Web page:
Theresa May’s Cabinet have had a busy weekend. From Boris Johnson to Justine Greening, they were pitching for their preferred policies to the Prime Minister – not in person, but via the front pages, and on issues ranging from school funding to the public sector pay cap.
Damian Green, the First Secretary of State – Deputy Prime Minister in all but name – chipped in the suggestion that we needed to have a national debate on tuition fees. Perhaps he missed the national debate on policies that we had very recently – the one that ended with his party losing their majority and their authority.
Still, they seem determined to have another one, within their own party at least. While Green was giving this speech, Jo Johnson, the universities minister, took to Twitter to defend the current system, and the record that it had on access and fairness. He even suggested, in response to comments made by Jeremy Corbyn, that “for some actual facts, see OFFA (the Office for Fair Access)”.
And, unusually, I think the minister might have a point. There are plenty of interesting facts we can get from OFFA, and other bodies.
For instance, figures from OFFA only a week ago told us that the number of disadvantaged pupils dropping out of university was at a five-year high. I’m sure the minister accidentally overlooked these “actual facts” when talking about his party’s record.
Similarly, the minister forgot to mention the “actual fact” that since 2010, applications by part-time students and mature students have plummeted by more than 50 per cent.
And now new research from the independent Institute for Fiscal Studies has given us more “actual facts”.
For instance, students from the wealthiest 30 per cent of families will graduate with an average debt of £47,000, while those from the poorest 40 per cent have an average burden of £57,000. This change is driven almost entirely by the government’s decision to scrap maintenance grants and replace them with additional loans.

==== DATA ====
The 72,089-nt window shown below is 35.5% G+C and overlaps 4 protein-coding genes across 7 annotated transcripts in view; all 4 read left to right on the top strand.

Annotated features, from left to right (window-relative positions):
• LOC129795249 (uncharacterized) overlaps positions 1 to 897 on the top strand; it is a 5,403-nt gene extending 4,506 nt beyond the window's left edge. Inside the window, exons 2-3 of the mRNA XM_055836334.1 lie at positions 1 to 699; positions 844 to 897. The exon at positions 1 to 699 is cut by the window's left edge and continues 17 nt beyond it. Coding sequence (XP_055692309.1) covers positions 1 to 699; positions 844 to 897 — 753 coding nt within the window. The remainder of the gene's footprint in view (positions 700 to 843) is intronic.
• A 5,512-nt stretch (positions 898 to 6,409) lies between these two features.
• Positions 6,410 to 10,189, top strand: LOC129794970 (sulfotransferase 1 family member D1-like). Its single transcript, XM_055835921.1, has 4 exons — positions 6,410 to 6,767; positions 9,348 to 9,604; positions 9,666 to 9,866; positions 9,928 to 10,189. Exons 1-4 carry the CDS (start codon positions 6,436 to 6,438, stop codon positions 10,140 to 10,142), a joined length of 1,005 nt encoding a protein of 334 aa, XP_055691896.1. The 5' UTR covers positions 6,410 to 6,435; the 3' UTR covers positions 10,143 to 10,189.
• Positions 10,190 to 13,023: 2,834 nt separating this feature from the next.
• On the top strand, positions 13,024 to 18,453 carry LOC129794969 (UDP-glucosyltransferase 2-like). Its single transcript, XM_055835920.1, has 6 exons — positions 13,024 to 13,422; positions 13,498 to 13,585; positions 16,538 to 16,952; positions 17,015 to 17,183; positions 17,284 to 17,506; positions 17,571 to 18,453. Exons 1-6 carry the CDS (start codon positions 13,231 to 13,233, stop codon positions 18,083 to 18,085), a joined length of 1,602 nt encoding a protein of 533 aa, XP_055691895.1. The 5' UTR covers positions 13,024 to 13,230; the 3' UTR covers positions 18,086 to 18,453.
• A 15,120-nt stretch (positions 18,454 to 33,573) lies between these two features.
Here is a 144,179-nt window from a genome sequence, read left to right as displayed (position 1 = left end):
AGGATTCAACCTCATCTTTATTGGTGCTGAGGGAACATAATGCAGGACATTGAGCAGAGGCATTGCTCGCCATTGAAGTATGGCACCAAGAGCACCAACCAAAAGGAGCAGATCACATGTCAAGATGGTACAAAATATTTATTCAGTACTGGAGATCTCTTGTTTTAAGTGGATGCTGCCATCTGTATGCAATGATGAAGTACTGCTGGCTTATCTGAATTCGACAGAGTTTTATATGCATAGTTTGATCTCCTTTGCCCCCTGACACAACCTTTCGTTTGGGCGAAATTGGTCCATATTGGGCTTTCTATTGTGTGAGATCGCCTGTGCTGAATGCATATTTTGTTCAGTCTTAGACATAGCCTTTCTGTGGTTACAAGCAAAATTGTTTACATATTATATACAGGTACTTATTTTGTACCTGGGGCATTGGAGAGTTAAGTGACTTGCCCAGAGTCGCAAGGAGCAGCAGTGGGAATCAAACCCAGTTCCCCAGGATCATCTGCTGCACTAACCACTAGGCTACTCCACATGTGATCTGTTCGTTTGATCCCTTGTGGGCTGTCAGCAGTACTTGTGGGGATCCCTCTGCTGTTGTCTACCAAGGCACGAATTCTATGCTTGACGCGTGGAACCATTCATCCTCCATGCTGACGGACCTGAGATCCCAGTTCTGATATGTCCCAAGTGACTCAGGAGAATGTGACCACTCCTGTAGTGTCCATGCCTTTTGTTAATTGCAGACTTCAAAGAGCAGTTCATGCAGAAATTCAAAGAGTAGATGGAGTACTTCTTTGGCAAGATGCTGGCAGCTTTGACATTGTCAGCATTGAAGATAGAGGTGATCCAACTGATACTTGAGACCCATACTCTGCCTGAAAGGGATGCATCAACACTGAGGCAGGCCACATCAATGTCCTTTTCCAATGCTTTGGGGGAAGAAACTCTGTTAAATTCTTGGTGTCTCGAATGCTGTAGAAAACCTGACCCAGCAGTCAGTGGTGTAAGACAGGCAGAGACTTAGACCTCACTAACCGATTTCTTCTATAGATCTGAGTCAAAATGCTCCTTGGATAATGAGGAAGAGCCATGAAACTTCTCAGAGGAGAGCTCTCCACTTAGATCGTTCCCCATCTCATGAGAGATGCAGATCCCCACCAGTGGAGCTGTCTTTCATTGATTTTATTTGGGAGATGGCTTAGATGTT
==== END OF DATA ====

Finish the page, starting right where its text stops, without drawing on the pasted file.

The debt burden, then, is deeply regressive, with the heaviest loads falling on those who need the most support – students from low- and middle-income families. The very people we most want to go on to higher education if we are serious about social mobility.
Perhaps Jo Johnson would argue that the system is still fair, because the repayments are progressive.
However, the IFS tells us a slightly different story, one that hinges on the changes made in 2012. In particular, the decision to freeze the income level at which graduates begin to repay their loans at £21,000, instead of increasing it in line with average earnings as the Coalition had originally promised, means that more and more graduates on low-to-middle incomes will be dragged into repaying graduate debt, despite not benefiting from a graduate pay premium.
In fact, the IFS concluded that “graduates from the bottom 30 per cent are no better off than they would have been had they faced the 2011 systems.”